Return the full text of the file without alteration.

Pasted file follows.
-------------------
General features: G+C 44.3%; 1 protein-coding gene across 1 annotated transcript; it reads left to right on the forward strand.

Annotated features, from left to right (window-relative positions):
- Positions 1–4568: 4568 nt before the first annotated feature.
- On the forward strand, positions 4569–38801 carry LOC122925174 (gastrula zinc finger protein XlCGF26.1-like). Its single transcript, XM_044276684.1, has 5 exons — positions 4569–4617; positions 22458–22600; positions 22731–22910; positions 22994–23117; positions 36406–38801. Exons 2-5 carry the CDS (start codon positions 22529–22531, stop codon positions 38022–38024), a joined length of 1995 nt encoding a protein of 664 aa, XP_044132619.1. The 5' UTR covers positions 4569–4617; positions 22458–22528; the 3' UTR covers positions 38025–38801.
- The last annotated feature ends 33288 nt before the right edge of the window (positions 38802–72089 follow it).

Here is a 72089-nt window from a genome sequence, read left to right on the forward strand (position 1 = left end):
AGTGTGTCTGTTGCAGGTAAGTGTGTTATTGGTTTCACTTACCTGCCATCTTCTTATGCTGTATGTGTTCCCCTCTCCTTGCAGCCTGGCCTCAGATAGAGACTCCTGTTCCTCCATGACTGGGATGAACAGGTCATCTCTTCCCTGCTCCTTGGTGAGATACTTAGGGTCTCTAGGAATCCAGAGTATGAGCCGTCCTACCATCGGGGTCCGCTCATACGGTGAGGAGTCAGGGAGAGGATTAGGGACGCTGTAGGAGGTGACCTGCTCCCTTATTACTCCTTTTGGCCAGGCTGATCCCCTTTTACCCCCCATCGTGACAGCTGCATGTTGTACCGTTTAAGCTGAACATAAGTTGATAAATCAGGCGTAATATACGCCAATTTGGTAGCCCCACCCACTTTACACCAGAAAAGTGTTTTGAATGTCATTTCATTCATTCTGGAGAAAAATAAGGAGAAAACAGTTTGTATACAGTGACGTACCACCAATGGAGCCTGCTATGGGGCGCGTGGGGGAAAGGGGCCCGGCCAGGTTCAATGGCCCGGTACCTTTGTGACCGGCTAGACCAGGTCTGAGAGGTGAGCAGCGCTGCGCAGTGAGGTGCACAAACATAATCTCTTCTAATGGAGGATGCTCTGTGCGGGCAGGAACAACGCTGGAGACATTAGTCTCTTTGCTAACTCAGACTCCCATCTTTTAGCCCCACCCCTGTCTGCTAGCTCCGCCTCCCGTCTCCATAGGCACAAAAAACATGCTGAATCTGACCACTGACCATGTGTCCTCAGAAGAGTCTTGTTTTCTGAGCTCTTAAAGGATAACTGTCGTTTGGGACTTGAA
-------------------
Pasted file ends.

General features: G+C 44.3%; 1 protein-coding gene across 1 annotated transcript; it reads left to right on the forward strand.

Annotated features, from left to right (window-relative positions):
- Positions 1–4568: 4568 nt before the first annotated feature.
- On the forward strand, positions 4569–38801 carry LOC122925174 (gastrula zinc finger protein XlCGF26.1-like). Its single transcript, XM_044276684.1, has 5 exons — positions 4569–4617; positions 22458–22600; positions 22731–22910; positions 22994–23117; positions 36406–38801. Exons 2-5 carry the CDS (start codon positions 22529–22531, stop codon positions 38022–38024), a joined length of 1995 nt encoding a protein of 664 aa, XP_044132619.1. The 5' UTR covers positions 4569–4617; positions 22458–22528; the 3' UTR covers positions 38025–38801.
- The last annotated feature ends 33288 nt before the right edge of the window (positions 38802–72089 follow it).

Here is a 72089-nt window from a genome sequence, read left to right on the forward strand (position 1 = left end):
AGTGTGTCTGTTGCAGGTAAGTGTGTTATTGGTTTCACTTACCTGCCATCTTCTTATGCTGTATGTGTTCCCCTCTCCTTGCAGCCTGGCCTCAGATAGAGACTCCTGTTCCTCCATGACTGGGATGAACAGGTCATCTCTTCCCTGCTCCTTGGTGAGATACTTAGGGTCTCTAGGAATCCAGAGTATGAGCCGTCCTACCATCGGGGTCCGCTCATACGGTGAGGAGTCAGGGAGAGGATTAGGGACGCTGTAGGAGGTGACCTGCTCCCTTATTACTCCTTTTGGCCAGGCTGATCCCCTTTTACCCCCCATCGTGACAGCTGCATGTTGTACCGTTTAAGCTGAACATAAGTTGATAAATCAGGCGTAATATACGCCAATTTGGTAGCCCCACCCACTTTACACCAGAAAAGTGTTTTGAATGTCATTTCATTCATTCTGGAGAAAAATAAGGAGAAAACAGTTTGTATACAGTGACGTACCACCAATGGAGCCTGCTATGGGGCGCGTGGGGGAAAGGGGCCCGGCCAGGTTCAATGGCCCGGTACCTTTGTGACCGGCTAGACCAGGTCTGAGAGGTGAGCAGCGCTGCGCAGTGAGGTGCACAAACATAATCTCTTCTAATGGAGGATGCTCTGTGCGGGCAGGAACAACGCTGGAGACATTAGTCTCTTTGCTAACTCAGACTCCCATCTTTTAGCCCCACCCCTGTCTGCTAGCTCCGCCTCCCGTCTCCATAGGCACAAAAAACATGCTGAATCTGACCACTGACCATGTGTCCTCAGAAGAGTCTTGTTTTCTGAGCTCTTAAAGGATAACTGTCGTTTGGGACTTGAA